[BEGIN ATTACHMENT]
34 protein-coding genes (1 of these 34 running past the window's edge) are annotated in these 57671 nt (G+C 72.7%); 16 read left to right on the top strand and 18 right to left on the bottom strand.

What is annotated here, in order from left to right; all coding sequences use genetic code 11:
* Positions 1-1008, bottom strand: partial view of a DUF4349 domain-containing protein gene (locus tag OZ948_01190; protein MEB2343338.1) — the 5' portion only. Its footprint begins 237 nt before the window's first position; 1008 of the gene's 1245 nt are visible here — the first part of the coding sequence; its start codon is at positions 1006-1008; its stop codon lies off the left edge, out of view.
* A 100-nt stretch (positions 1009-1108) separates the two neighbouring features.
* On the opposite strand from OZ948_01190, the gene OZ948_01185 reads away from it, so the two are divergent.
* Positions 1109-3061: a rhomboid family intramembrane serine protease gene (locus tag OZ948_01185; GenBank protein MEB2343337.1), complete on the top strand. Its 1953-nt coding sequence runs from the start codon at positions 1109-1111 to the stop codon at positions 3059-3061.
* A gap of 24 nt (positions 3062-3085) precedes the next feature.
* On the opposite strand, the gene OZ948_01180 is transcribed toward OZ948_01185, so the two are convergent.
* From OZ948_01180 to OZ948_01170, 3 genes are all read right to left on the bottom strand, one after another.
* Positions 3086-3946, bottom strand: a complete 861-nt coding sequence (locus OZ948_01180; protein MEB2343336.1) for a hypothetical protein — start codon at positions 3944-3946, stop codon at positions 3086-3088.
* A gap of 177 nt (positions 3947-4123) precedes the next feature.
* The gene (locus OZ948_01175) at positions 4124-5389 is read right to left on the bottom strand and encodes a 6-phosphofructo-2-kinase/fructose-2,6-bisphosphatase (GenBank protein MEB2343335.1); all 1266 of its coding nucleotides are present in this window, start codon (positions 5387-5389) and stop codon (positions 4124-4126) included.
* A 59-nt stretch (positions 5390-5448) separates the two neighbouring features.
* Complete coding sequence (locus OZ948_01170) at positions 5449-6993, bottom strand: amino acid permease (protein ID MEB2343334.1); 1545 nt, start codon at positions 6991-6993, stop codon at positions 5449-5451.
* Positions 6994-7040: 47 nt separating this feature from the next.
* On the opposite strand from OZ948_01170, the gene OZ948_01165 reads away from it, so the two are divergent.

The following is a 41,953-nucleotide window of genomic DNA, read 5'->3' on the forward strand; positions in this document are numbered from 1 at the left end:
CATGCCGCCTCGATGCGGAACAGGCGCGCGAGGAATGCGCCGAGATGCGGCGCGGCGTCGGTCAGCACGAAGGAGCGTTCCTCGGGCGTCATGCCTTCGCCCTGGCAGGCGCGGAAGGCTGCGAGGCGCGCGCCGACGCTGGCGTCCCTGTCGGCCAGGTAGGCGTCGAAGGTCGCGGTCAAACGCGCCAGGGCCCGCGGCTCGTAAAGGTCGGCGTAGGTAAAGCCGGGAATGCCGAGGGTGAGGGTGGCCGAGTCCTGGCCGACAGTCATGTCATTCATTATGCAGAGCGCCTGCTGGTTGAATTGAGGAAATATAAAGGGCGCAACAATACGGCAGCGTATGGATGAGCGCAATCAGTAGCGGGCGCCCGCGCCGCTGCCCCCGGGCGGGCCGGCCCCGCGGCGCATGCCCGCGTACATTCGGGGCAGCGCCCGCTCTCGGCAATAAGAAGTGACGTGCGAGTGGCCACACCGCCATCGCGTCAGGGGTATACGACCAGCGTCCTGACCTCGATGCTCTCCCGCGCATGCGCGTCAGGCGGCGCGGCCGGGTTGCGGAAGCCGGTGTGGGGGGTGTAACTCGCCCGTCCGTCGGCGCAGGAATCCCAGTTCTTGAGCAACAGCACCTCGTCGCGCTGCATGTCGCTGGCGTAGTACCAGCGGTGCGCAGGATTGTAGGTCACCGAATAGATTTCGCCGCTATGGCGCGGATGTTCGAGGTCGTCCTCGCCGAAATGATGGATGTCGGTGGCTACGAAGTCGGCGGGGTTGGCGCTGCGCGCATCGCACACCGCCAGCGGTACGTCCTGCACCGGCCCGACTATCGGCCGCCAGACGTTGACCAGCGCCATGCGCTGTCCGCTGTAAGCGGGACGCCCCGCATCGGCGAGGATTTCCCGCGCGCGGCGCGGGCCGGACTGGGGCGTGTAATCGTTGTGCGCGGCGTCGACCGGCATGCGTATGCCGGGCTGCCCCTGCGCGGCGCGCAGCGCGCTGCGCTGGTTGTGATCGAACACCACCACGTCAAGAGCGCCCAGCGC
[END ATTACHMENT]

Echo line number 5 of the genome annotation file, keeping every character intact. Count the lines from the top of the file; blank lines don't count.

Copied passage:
* On the opposite strand from OZ948_01190, the gene OZ948_01185 reads away from it, so the two are divergent.